Foods From Famous Literature: 6 Irresistible Literary Treats

Foods From Famous Literature: 6 Irresistible Literary Treats

By Henry Fry, Team Coordinator, DK

Books can make you laugh, make you cry, and make you miss your bus stop. But the best ones make you hungry.

Literature is peppered with delectable (and not so delectable) delicacies that you often wish would leap from the page and straight onto your plate. We’ve compiled a list of some of our favourites, and even included a few page-turning recipes so they really can come to life!

1. Madeleines | In Search of Lost Time, Volume 1 by Marcel Proust

Perhaps the most famous of sponge cakes, the Madeleine comes to life in literature when Proust’s narrator recalls a vivid memory from his childhood, of dunking a Madeleine into his tea. The extraordinary experience stuck with him, and a lifelong love was born.

From Bake to Impress, these particular Madeleines can include ground almonds to make them both fantastically light and marvellously moist. Enjoying a good Madeleine is never time lost!


60g (2oz) butter, melted but not hot, plus extra for greasing
60g (2oz) caster sugar
2 eggs
1 tsp vanilla extract
60g (2oz) plain flour, sifted
icing sugar, to dust

1. Preheat the oven to 180°C (350°F/Gas 4). Carefully brush the moulds with melted butter and dust with flour.

2. Put the sugar, eggs, and vanilla extract into a mixing bowl and whisk until the mixture is pale, thick, and will hold a trail. This should take 5 minutes with an electric whisk, or slightly longer if you are using a hand whisk.

3. Sift the flour over the top and pour the melted butter down the side of the mixture. Using a large metal spoon, fold them in carefully and quickly, being careful not to knock out any air.

4. Fill the moulds with the mixture and bake in the oven for 10 minutes. Remove from the oven and transfer to a wire rack to cool, before dusting with icing sugar.

2. Tea | Alice in Wonderland by Lewis Carroll

The Mad Hatter’s tea party is as quintessentially English as the drink itself. However, tea is enjoyed the world over in myriad forms, from matcha-flavoured drinks and treats to iced teas and bubble spheres. Rocking Cherry from The Tea Book is a hot tea of Wuyi Rock oolong roasted leaves with an earthy depth and a slightly floral aroma, complete with cherries and nutmeg. You really would have to be as mad as a hatter not to love it!


12 cherries, pitted and halved pinch of ground nutmeg, plus extra to garnish
300ml (10fl oz) boiling water
600ml (1 pint) water heated to 85°C (185°F)
4 tbsp Wuyi Rock tea leaves

Special equipment:

Muddler, or pestle

1. Muddle the cherries in a teapot with a muddler or pestle. Then add the nutmeg and the boiling water and leave to infuse.

2. Place the tea leaves in a separate teapot, add the heated water, and infuse for 4 minutes.

3. Strain the tea into the fruit infusion.

4. Strain into cups and serve hot with a small sprinkling of nutmeg.

3. Gruel | Oliver Twist by Charles Dickens

Gruel is much better than it sounds! It’s really just a kind of porridge: oat, wheat or rye flour boiled in milk or water. A savoury bowl of oatmeal topped with cabbage, spinach, black beans and avocado is an exciting breakfast variation from Power Bowls – though one that would surely confound poor Oliver. Oats are full of slow-release energy that will keep you satisfied for hours, so you won’t be the one asking if you can please have some more.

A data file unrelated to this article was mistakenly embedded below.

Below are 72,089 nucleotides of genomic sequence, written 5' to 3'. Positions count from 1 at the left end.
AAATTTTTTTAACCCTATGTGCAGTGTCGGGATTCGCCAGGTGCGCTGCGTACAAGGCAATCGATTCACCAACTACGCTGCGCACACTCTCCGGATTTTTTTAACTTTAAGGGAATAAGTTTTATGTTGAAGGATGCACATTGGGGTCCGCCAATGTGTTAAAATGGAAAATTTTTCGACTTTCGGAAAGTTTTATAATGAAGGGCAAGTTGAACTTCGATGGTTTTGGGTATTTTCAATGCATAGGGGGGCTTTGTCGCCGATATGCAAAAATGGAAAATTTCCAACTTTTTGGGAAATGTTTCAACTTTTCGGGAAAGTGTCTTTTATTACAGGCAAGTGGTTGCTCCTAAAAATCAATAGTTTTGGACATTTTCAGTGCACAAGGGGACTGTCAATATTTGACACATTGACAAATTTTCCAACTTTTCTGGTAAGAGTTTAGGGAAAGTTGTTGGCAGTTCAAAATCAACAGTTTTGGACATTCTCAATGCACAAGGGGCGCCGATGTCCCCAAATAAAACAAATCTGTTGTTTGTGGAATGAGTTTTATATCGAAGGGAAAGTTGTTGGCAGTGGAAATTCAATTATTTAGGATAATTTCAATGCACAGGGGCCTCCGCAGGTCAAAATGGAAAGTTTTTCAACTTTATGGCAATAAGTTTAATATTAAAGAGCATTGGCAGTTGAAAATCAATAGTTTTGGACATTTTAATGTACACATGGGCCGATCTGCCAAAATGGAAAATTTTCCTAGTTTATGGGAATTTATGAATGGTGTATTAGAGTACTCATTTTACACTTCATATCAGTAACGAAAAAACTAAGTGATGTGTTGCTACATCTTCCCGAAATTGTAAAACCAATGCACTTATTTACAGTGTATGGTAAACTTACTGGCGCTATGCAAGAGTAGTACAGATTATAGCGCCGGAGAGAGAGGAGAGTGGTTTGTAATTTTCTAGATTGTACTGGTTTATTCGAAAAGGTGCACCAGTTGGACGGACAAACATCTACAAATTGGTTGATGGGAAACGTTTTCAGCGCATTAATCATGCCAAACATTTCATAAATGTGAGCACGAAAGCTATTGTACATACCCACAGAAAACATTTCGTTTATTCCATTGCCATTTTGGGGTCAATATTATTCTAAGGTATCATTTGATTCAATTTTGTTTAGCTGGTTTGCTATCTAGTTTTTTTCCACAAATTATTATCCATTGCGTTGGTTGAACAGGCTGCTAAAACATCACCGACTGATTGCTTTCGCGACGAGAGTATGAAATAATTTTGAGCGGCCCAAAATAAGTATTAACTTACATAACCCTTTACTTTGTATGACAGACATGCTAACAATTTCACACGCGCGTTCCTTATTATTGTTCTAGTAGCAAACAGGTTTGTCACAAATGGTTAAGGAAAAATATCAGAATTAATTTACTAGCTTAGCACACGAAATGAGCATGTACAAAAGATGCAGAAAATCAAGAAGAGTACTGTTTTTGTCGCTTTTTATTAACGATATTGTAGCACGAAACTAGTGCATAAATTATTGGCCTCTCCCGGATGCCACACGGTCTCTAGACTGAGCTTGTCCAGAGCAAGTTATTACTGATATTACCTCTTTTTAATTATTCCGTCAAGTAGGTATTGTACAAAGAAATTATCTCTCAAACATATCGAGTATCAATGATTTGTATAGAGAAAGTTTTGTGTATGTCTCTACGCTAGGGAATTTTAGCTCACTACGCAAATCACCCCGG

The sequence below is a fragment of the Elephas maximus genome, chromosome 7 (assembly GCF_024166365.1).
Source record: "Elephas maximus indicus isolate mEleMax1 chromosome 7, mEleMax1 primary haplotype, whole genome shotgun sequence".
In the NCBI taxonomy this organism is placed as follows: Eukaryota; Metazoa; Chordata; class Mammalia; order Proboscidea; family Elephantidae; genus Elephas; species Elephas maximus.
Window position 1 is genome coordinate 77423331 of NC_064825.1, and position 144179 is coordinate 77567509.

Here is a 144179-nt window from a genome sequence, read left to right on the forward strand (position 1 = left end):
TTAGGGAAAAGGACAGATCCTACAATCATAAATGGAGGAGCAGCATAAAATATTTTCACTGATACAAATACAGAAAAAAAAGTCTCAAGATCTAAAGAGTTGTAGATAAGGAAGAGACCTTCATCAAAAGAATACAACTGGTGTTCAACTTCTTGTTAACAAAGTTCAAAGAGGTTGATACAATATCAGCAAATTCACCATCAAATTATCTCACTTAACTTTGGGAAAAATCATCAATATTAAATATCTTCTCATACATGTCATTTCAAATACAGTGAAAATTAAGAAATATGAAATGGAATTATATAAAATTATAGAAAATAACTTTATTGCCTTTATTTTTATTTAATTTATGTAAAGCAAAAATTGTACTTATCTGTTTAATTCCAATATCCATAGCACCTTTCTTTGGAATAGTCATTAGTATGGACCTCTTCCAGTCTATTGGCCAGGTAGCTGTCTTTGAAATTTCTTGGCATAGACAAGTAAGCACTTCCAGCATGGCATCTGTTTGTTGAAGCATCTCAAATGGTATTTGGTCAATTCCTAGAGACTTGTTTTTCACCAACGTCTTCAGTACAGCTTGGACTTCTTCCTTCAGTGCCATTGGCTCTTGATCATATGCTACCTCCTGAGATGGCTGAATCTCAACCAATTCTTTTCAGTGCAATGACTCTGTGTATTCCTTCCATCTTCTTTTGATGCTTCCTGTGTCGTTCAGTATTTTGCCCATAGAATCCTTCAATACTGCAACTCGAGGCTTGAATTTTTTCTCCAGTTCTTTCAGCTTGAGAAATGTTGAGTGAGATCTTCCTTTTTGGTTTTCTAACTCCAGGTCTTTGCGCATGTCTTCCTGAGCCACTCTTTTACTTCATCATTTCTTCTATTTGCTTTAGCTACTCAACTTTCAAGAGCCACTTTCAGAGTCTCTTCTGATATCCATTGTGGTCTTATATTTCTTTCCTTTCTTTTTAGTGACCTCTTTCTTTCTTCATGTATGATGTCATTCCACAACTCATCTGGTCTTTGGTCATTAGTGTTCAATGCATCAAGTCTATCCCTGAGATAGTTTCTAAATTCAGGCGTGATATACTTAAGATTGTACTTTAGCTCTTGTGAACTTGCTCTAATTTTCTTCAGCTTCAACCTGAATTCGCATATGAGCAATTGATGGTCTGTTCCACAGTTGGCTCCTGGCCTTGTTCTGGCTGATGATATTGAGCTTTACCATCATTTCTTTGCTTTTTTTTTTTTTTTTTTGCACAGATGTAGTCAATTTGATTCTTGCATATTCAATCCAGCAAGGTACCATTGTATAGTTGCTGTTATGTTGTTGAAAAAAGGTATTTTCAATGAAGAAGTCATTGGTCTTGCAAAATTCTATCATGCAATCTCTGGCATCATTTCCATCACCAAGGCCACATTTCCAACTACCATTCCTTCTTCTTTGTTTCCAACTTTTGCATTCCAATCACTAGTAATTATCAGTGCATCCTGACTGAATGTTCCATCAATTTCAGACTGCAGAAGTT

50g (1¾oz) rolled oats
½ tsp ground turmeric
120ml (4fl oz) almond milk
100ml (3½fl oz) filtered water
1 pinch of salt

50g (1¾oz) red cabbage, shredded
40g (1½oz) black beans
1 handful of baby spinach
½ avocado, peeled and sliced
1–2 tsp hazelnut
Salt and pepper to taste
Sesame oil (optional)

1. Combine the oats in a saucepan on the hob with the turmeric, almond milk, water, and salt. Bring to the boil, then turn down the heat and simmer, uncovered, for 5–7 minutes until the liquid has been absorbed. Take the pan off the heat and leave to one side.

2. Place the red cabbage and beans in the top of a steaming pan. Steam on the hob for 5 minutes.

3 Stir the spinach into the oatmeal, cover, and leave to wilt for around 5 minutes.

4. Place the turmeric and spinach oatmeal in a bowl and top with the cabbage, beans, avocado, and dukkah.

5. Season with salt and pepper, then drizzle with sesame oil, if desired.

4. Jellies | Mansfield Park by Jane Austen

The genteel parlours of Jane Austen are awash with elaborate regency meals. After Fanny’s ball in Mansfield Park, the loathsome Mrs. Norris goes home with more jellies than she can fathom. Had these mango and milk or prosecco and raspberry jellies been on offer, we might have done the same! Discover them in Step-By-Step Desserts.

5. Pickled Limes | Little Women by Louisa May Alcott

Little Amy March uses this New England treat to make friends when she takes a brown paper bag of twenty-five pickled limes to school. Unfortunately, Mr. Davis, her teacher, hates pickled limes and forces her to throw them all out of the window! It’s a good thing Mr. Davis isn’t around to spoil these delicious Lift (Egyptian pickled turnip), which are perfect in a sandwich with shawarma or falafel. You can find them in Fermenting Food Step-By-Step.

6. Liquid Chocolate | Charlie and the Chocolate Factory by Roald Dahl

Roald Dahl’s food is often as revolting as his characters, from fresh mudburgers to goose-liver-filled doughnuts. But the pleasure Charlie’s taste buds receive as soon as he enters Willy Wonka’s fantastical factory are enough to make anyone’s tummy rumble. Just like Charlie, this Guatemalan-spiced cacao drink from Chocolate will fill you with a smooth, velvety happiness from head to toe.


For more delectable lunches, sweets and nibbles, browse our full range of Food and Drink titles.

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